General Motors' chief negotiator in the sale of Opel will on Tuesday meet a task force created by the German government to discuss the U.S. carmaker's plans for the European unit, a German politician said.
Germany's deputy Chancellor Frank Walter Steinmeier said on the sidelines of an event in Essen, Germany, that he hoped some points could be cleared up in the talks with John Smith.
German politicians and labor were flummoxed on Monday by news that GM may be considering keeping Opel rather than selling it to an investor, as planned.
Sources with knowledge of the deliberations had told Reuters on Monday that GM was considering a plan to raise $4 billion to keep Opel rather than selling it to one of two bidders -- Canada's Magna or RHJ .
GM decided earlier this year to spin off Opel, its unit for most of the past 80 years, saying it needed billions of euros in state aid to avert job cuts and site closures.
The possible reversal of that plan comes amid escalating labor tension and political pressure over GM's slow-moving effort to sell control of Opel and British affiliate Vauxhall.
Talks to sell Opel have gone on for months and have become a political hot potato ahead of German elections in September, because of the state support involved and the thousands of job cuts expected to follow any sale.
Steinmeier, a social democrat who will face Chancellor Angela Merkel in the federal elections, said he expects GM to stick with plans to sell Opel to an investor.
Merkel and German states have been putting pressure on GM to pick Magna's offer, made together with Russian partner Sberbank , because they think Magna would save more jobs.
In Germany, Opel employs over 25,000 people in four major plants making everything from three-door Corsa subcompacts to Zafira vans. In the UK there are two factories producing automobiles under the Vauxhall badge. Opel has other facilities in Belgium, Poland and Spain.
GM's board was expected to pick a buyer for Opel at a meeting on Friday, but the U.S. carmaker's directors declined to endorse a sale to either party, prompting unions to threaten spectacular measures to force a decision.
German newspaper Die Welt on Tuesday cited German government sources as saying GM still wants to clarify with Magna some remaining issues related to Opel's intellectual property, its patents and licenses.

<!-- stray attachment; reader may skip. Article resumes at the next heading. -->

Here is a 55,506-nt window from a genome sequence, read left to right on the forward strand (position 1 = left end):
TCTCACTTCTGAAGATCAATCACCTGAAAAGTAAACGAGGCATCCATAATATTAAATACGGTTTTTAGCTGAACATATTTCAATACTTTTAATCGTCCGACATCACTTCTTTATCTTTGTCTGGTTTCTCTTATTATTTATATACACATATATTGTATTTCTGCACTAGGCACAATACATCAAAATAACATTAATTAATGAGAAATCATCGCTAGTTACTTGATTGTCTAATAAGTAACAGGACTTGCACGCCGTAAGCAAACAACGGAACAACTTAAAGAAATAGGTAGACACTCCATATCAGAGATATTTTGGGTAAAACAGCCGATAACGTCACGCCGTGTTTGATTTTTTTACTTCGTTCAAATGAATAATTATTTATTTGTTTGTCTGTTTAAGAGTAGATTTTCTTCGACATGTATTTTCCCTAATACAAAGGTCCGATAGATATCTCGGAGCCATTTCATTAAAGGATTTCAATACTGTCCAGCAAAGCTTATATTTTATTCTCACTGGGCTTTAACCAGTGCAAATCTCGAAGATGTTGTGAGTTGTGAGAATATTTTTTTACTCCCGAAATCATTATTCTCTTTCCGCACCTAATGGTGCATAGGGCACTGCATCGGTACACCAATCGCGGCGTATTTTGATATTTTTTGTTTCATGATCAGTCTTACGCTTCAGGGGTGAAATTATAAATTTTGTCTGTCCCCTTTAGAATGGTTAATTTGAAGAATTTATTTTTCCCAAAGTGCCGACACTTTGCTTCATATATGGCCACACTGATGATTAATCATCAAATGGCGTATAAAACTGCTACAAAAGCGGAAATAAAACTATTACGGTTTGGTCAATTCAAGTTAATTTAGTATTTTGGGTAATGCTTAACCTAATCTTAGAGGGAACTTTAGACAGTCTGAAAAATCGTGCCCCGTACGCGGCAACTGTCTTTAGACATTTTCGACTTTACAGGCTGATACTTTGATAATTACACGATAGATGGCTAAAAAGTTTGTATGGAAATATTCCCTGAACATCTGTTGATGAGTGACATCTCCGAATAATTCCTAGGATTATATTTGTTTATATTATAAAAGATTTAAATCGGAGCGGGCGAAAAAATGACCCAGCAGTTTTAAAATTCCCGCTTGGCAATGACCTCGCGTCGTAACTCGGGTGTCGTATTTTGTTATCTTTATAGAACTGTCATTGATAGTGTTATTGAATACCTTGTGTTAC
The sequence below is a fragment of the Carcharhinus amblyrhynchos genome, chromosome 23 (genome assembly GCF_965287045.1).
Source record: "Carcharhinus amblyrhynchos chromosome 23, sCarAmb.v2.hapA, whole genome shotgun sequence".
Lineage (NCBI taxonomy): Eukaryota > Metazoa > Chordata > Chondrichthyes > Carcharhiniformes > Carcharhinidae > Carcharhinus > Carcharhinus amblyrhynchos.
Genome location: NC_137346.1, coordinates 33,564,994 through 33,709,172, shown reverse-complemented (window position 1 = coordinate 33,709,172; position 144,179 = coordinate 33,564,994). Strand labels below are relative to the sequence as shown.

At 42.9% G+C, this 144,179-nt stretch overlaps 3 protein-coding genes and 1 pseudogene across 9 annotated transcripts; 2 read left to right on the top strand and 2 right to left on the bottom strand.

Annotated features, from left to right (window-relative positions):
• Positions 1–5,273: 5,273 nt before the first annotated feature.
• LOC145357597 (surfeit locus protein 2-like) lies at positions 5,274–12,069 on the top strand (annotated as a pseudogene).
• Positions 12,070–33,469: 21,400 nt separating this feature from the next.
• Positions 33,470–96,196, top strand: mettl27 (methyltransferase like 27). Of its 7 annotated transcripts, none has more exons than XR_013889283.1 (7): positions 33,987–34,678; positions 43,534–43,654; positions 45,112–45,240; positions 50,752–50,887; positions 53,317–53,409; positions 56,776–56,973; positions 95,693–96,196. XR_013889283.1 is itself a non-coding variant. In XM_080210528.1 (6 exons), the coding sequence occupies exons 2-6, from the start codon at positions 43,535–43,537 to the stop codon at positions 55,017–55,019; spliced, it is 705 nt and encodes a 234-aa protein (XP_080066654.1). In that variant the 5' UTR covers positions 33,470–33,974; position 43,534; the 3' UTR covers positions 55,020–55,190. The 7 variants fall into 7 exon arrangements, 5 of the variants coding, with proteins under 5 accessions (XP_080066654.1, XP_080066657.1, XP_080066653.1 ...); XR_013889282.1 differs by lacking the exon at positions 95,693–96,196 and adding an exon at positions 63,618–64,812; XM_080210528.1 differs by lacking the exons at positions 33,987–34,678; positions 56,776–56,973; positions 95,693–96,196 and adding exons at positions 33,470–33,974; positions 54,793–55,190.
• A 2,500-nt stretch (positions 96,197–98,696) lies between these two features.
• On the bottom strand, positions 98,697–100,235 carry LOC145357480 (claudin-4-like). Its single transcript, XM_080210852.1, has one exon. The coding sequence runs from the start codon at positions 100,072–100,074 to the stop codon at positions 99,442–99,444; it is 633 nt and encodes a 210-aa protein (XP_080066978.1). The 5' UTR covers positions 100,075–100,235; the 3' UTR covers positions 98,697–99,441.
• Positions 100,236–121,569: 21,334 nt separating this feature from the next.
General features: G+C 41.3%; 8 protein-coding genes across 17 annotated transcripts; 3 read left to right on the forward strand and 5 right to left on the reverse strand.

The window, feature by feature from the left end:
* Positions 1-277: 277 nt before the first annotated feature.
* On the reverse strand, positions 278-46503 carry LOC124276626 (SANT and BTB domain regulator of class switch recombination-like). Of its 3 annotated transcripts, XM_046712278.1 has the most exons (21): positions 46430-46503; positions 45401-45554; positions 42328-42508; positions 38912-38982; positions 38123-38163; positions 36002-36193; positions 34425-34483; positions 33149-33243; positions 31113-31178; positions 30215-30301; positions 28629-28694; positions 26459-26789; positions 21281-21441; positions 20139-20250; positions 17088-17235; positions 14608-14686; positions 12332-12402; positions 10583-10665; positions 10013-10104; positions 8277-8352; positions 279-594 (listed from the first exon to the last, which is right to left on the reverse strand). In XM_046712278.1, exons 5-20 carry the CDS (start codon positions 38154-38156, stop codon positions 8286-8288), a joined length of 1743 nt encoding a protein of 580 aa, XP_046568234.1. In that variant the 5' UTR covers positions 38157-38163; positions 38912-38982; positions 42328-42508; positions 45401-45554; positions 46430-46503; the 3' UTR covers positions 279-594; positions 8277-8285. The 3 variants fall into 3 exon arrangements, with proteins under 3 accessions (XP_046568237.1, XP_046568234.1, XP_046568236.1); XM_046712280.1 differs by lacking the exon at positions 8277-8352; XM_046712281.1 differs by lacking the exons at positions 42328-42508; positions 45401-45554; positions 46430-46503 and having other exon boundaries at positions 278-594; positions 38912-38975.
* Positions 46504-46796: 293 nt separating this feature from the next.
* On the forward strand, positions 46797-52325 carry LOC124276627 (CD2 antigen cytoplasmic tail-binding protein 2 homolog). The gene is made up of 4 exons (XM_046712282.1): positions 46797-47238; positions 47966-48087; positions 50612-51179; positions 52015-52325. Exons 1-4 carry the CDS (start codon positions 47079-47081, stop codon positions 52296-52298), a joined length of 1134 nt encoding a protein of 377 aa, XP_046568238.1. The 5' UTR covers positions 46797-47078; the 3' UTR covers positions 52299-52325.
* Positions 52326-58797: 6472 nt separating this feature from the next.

The Obama administration pledged on Monday to stay out of GM's choice of a buyer for Opel, while union leaders in Germany put more pressure on the U.S. automaker to make a decision.
Because GM is barred from using funding from the U.S. government to support its international operations, one of the options could include raising money by selling or mortgaging the automaker's assets in China, one source said.
By not selling Opel/Vauxhall, GM has essentially two options -- providing 3 billion euros ($4.3 billion) to continue operations (less than the 4.5 billion promised by the German government) or liquidation, said credit analysts at UniCredit.
Berlin and the German states which host Opel plants have made clear they want Magna to get Opel and are set to provide 4.5 billion euros in state aid to make it happen.
Germany has already provided 1.5 billion euros in bridge financing for Opel. As a result, German trustees overseeing a majority stake in Opel have to approve any deal after it clears the GM board.
Opel and its sister brand Vauxhall sold just over 560,000 cars in Europe in the first half of the year, giving it a market share of 7.6 percent, according to data compiled by the ACEA auto industry association.
(Additional reporting by Tom Kaeckenhoff and Angelika Gruber; Editing by David Holmes and Rupert Winchester)